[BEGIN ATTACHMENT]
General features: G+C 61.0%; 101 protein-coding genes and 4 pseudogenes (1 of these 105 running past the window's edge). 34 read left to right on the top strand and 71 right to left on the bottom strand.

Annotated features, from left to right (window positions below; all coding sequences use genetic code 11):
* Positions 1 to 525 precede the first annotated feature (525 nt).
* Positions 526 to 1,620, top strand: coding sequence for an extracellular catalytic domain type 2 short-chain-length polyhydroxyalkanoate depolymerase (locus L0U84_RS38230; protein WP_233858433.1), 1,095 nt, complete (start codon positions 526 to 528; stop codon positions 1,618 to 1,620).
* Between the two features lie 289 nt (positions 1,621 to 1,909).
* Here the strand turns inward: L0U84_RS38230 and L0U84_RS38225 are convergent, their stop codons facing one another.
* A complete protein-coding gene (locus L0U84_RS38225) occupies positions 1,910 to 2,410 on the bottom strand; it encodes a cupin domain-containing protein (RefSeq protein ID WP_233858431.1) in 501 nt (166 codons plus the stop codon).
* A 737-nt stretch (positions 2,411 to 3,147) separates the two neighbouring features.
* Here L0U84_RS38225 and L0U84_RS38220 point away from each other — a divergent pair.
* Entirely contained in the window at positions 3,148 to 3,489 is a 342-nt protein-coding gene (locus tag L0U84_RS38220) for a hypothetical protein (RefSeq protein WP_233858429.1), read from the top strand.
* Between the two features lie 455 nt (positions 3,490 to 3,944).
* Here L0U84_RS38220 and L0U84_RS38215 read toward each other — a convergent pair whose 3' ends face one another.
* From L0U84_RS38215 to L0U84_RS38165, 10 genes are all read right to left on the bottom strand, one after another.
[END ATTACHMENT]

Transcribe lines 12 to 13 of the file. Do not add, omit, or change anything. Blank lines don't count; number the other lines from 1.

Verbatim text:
* Here L0U84_RS38220 and L0U84_RS38215 read toward each other — a convergent pair whose 3' ends face one another.
* From L0U84_RS38215 to L0U84_RS38165, 10 genes are all read right to left on the bottom strand, one after another.